Congresswoman Bush Meets with Secretary Granholm, Advocates, Community Leaders to Discuss Manhattan Project Waste and Clean Up Efforts
(August 8, 2023) Pictured above is Congresswoman Cori Bush (right) and Secretary Jennifer Granholm (left) meeting to share community concerns about the radioactive waste in St. Louis, and how the Department of Energy can assist in the clean-up.
St. Louis, Mo. (Aug. 8, 2023) — Today, Congresswoman Cori Bush (MO-01) met one-on-one with Department of Energy Secretary Jennifer Granholm at the Weldon Spring Site Interpretative Center to discuss radioactive waste across St. Louis left decades ago by the Manhattan Project. This meeting comes after Congresswoman Bush convened a meeting last night with community leaders, advocates, and local elected officials to hear their concerns directly regarding the radioactive waste, its impacts on their health and safety, and specifically to gather feedback and desired actions they would like to see taken by the Department of Energy.
“I have always believed that to be a successful leader in your community, you must lead with your community,” said Congresswoman Bush. “I am grateful for our community leaders and advocates for coming together last night to share feedback and solutions on how we clean up the radioactive waste in our community, and I appreciate Secretary Granholm taking the time to meet with me to hear our concerns and requests laid out by the community. This conversation marks an inflection point in a positive partnership, and I believe that, together, we will work with the community to ensure the federal government cleans up its waste, restores trust, and ensures our neighborhoods are safer and healthier.”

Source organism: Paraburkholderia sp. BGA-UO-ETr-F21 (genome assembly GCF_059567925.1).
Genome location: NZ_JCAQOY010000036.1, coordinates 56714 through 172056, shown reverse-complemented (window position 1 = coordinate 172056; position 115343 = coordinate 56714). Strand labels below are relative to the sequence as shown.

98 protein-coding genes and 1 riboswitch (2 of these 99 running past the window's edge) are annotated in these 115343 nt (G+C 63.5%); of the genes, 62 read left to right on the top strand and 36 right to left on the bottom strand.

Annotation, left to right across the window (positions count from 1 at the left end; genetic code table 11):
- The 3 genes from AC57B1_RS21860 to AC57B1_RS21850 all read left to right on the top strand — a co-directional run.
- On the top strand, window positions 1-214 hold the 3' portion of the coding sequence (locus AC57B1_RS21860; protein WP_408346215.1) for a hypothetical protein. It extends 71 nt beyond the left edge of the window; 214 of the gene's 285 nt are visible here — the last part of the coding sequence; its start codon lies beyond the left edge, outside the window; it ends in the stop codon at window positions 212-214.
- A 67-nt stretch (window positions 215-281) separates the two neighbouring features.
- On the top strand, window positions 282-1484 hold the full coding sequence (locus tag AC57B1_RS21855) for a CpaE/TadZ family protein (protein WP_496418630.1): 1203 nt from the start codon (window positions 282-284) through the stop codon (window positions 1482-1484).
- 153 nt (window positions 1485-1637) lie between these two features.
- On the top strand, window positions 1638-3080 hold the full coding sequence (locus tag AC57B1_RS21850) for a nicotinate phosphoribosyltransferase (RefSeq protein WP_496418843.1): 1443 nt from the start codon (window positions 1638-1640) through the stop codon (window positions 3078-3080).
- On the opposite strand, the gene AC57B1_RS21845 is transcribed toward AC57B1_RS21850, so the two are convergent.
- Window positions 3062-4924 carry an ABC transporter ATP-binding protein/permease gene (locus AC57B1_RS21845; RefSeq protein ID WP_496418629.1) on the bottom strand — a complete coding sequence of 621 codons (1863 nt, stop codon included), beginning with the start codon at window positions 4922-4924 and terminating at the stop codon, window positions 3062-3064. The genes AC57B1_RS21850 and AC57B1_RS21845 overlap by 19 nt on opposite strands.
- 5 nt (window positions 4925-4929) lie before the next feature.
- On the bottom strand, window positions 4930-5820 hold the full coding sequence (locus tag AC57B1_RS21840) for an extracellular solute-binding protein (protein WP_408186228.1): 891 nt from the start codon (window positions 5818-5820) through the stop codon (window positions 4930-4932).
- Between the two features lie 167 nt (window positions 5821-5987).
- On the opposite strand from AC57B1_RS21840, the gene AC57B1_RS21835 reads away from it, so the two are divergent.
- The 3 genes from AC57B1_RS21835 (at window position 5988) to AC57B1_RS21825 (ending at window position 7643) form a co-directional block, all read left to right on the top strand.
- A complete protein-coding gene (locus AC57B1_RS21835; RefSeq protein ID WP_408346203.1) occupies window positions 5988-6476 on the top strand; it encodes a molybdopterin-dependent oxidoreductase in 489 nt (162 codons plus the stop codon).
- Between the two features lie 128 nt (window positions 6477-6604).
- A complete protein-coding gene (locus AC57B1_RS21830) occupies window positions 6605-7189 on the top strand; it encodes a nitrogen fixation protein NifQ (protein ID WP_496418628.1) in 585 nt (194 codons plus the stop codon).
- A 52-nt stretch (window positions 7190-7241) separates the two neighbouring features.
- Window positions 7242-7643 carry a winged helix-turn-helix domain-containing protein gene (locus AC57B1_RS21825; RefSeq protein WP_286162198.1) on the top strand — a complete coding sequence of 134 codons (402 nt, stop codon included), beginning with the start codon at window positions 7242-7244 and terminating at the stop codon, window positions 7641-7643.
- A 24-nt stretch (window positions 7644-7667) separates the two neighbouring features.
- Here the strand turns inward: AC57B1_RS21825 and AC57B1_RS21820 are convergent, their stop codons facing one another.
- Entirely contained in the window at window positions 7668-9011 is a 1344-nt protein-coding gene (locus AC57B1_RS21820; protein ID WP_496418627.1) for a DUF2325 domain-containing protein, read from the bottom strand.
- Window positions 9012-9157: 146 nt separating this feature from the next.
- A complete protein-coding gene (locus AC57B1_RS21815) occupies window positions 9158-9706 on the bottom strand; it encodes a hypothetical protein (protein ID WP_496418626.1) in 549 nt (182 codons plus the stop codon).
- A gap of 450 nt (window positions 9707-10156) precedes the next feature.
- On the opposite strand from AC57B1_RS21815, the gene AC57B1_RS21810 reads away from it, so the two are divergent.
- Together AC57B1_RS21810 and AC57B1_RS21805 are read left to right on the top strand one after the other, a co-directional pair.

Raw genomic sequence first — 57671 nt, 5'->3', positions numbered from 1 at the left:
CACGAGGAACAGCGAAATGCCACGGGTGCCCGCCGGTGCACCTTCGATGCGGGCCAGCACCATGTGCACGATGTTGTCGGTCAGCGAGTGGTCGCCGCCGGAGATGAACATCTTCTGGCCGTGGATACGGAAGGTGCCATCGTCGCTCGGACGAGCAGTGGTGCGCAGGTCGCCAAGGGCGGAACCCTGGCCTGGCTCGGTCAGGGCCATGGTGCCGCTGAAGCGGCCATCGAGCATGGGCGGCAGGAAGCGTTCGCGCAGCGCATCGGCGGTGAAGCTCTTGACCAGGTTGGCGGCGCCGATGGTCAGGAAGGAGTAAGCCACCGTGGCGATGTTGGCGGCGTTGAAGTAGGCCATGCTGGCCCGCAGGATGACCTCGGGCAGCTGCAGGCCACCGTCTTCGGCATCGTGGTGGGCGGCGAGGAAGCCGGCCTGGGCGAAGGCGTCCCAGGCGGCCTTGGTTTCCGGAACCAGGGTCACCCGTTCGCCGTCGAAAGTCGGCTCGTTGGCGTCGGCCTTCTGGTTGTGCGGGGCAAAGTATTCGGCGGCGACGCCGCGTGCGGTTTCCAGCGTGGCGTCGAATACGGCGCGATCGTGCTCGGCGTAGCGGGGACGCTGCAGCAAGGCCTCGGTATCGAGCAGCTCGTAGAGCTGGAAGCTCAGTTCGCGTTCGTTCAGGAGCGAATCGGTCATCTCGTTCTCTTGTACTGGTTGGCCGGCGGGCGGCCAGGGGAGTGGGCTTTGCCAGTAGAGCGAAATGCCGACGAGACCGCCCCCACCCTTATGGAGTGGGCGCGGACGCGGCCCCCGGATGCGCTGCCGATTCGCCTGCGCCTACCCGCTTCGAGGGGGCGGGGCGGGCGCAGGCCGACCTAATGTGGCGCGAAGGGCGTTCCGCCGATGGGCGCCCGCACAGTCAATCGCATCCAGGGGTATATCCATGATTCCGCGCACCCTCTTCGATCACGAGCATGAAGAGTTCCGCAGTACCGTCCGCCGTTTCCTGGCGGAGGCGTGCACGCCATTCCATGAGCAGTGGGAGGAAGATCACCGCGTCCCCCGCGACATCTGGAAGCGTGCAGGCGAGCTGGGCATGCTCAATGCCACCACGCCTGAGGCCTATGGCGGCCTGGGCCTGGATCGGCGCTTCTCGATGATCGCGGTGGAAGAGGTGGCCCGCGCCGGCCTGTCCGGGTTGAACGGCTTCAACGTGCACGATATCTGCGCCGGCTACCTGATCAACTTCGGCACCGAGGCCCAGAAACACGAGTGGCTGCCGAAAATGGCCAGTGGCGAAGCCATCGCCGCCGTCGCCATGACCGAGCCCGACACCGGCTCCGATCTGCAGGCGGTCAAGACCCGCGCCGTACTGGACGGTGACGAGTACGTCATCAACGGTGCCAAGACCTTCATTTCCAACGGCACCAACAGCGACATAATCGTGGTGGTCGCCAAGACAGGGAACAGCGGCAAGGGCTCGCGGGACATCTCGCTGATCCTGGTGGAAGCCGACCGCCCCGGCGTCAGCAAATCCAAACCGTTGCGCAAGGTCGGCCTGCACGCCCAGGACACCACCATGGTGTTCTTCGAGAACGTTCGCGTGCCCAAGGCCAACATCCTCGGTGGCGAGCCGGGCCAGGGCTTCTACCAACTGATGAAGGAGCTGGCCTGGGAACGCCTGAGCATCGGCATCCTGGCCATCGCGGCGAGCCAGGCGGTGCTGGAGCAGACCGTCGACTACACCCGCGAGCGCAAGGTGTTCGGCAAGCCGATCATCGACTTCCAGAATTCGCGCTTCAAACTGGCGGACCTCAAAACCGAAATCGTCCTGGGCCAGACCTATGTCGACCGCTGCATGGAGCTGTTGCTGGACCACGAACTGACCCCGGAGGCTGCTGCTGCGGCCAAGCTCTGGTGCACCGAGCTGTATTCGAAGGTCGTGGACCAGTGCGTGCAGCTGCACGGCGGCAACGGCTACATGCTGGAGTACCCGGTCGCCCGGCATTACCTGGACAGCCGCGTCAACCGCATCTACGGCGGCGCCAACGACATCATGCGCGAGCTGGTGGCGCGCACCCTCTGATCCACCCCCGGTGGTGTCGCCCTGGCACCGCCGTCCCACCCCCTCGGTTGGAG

After meeting one-on-one, Congresswoman Bush and Secretary Granholm were joined by USACE District Engineer & Commander Col. Andy J. Pannier and FUSRAP engineers to discuss solutions to expediting the cleanup process and interagency cooperation.
(August 7, 2023) Pictured above is Congresswoman Cori Bush (center) surrounded by advocates, community leaders and elected officials posing for a picture after meeting to discuss what feedback and requests Congresswoman Bush could take to the Department of Energy regarding the radioactive waste in St. Louis.
Since being sworn in 2021, Congresswoman Bush has introduced several pieces of legislation to address nuclear contamination and spoken up about these issues in Committee hearings and meetings with Biden Administration officials. Most recently, Congresswoman Bush is working with advocates and lawmakers to bring forward more legislative solutions, including leveraging her position as the Ranking Member of the House Oversight Subcommittee on Economic Growth, Energy Policy, and Regulatory Affairs to seek solutions, accountability, and redress for residents impacted by radioactive waste in St. Louis. Since even before coming to Congress, Congresswoman Bush has been advocating for the cleanup of Coldwater Creek. Examples of some legislative actions that Congresswoman Bush has put forward, include:
- Last month, Congresswoman Bush introduced amendments to the House NDAA Fiscal Year 2024, which would: